Take a dip in the Orosi River. It moves pretty rapidly, but this little boy didn't drift off by Mother Nature's force, so I wasn't too intimidated.
This river runs through the town. To find the best swimming spots, follow the river southeast for 30 minutes or so.
Orosi is truly known for its hot springs and thermal baths. You'd be silly to miss out on the opportunity to dip into some all natural springs for free. Even I, amidst the sweltering summer heat and humidity, could use a little soak. Just jump into the river nearby to prevent from boiling your brains.
If you don't want to hike outside town to find the natural hot springs, there are very cheap thermal baths in town. Balneario Termal Orosi and Balneario de Aguas Termales los Patios to be exact. It doesn't cost more than a couple dollars to go marinate your bones.
I love handmade Costa Rican hammocks. Some are more comfortable than others, but each varies in color, style, width, and quality. Take the opportunity to buy one and bring it home if you can. Many people agree that it is an acquired comfort to lie in one, but once you've taken a liking to them, you may never want to sleep in a bed again.
Every morning I would wake up, eat my breakfast, and relax on a hammock. During the afternoon I would read and take a little siesta on a hammock while waiting for the rain to clear up.
You'll see them everywhere; hung between trees, in restaurants and bars, on your hotel room porch. Really, take advantage of them.
Call me lazy, but they're great.
This obstinate little goat did not want me to hike up this mountain road. It kept trying to head butt me. Luckily the silly thing was chained up and couldn't chase after me as I circumvented it.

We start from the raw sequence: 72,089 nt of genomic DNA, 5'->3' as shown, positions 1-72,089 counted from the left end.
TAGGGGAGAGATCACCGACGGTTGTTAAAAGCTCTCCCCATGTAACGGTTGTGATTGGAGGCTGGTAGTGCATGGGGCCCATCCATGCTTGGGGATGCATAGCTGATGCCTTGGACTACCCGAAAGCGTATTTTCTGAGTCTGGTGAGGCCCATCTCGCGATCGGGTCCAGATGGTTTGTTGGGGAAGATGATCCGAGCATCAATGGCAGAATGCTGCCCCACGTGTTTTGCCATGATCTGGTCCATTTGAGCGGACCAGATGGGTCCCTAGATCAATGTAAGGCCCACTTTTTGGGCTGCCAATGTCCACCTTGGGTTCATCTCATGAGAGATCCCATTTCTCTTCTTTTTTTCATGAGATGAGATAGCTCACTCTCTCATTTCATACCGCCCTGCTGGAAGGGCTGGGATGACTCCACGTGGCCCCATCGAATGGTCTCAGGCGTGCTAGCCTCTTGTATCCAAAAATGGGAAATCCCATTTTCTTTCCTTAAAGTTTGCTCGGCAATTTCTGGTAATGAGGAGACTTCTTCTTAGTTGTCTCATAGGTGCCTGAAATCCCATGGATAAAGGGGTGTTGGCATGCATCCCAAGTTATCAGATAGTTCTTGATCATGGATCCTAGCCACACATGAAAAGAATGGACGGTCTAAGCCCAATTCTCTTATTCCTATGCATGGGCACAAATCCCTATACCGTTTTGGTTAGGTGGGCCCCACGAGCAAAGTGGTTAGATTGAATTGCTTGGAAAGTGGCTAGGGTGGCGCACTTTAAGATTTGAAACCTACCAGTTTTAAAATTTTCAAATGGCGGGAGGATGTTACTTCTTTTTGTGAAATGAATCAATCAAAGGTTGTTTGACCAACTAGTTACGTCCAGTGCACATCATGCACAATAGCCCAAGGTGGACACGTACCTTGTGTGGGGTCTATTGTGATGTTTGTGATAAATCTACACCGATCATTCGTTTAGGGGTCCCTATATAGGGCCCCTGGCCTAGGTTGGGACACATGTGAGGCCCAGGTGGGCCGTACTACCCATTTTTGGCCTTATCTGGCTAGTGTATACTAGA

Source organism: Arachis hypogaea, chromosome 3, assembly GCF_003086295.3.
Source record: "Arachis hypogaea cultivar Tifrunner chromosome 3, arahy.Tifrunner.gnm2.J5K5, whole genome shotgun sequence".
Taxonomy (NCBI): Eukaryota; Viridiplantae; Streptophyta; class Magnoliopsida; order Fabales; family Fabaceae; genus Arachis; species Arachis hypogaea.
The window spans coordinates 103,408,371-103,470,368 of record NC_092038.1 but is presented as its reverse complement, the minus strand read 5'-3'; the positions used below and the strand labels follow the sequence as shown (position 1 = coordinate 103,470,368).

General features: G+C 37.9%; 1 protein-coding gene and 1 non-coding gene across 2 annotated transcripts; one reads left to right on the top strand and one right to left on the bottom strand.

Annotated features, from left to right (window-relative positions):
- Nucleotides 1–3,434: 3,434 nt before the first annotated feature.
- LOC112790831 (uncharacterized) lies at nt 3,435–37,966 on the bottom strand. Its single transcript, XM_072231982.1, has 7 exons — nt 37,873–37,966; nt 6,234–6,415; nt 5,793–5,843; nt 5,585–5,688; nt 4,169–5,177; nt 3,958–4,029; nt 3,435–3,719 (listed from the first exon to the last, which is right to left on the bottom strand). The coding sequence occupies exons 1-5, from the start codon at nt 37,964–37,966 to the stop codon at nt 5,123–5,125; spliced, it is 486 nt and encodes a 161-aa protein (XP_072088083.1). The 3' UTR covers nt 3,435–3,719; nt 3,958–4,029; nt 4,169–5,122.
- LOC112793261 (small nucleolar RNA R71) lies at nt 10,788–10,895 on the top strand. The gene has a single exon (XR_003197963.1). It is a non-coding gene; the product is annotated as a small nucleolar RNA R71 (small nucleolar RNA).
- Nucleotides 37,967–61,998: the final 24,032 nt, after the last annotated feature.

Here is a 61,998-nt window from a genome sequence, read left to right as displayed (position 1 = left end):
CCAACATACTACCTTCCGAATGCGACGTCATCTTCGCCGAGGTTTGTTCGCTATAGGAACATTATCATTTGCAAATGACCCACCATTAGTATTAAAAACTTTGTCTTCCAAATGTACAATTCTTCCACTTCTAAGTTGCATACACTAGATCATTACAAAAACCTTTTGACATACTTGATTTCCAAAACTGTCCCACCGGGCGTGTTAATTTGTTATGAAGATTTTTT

Later I found out that I was actually treading on a farmer's land, so I guess this was his makeshift "watchdog" - it even had a big bell attached to its neck.
It was a gorgeous sight to hike up a steep mountain into the coffee fields. To think of what delicious byproduct would soon be made of these beans...it left me salivating.
This hike got ridiculously steep at some point that I had to pull myself up by tree limbs in order to ascend. I was like a monkey grasping onto branches. It soon started to rain and I tried to scuttle down immediately, but seeing how hard it was to get up to this point, you can only imagine the drama of getting back down. I've told the rest of this traumatic story here if you care to read about it.
Anyway, after recuperating from the awful pain I met this farmer. Apparently it was his land I was stumbling around on. Luckily he wasn't mad, but indeed very friendly. We began to chit chat in Spanish, and immediately became friends. He helped me bandage myself up, we went to go mock his pet goat, and he showed me around his farm and the rest of his 1000000 animals. Later we snuck into some rich foreigner's house that he was supposed to be "housesitting" and took a swim in the pool to clean myself off. He even introduced me to his wife and children. What a man.
Okay I have to admit, I wrote the title of this tip about 9 months ago, and now I have absolutely no clue what I was making reference to. I can only laugh because now I look like a fool who talks about eating horse butts.
The church in Orosí, situated at a nice, green square is the oldest church in Costa Rica that is still in use, and one of the oldest ones in the whole of Central America. It was built when the Spaniards arrived in the area and first established their settlements here, in this part of the country.
The church in Orosí was built in 1743. The front facade is pretty simple and has a basic, roman appearance. The church is still in use and can be visited. There also is a small museum next to it that shows the history of the church.
The village of Orosí is mostly famous for its good coffee plantations. The valley is situated just southeast of the city of Cartago and is shaped by the Rio Reventazón (also called Rio Parismina) that floads through it.
At both sides of this river the hills rise up: hills covered with the dark-green colour of the coffee plants. The straight lines in which the little trees are planted are visible from way down the hills and make a nice pattern in the landscape.
It is possible to make walks through the plantations to see the coffee plants from closeby: the green until red beans are everywhere and make it to a colourful sight. There also are trips that you can book to see the further production of the coffee: from the harvesting and the drying until the roasting of the black gold.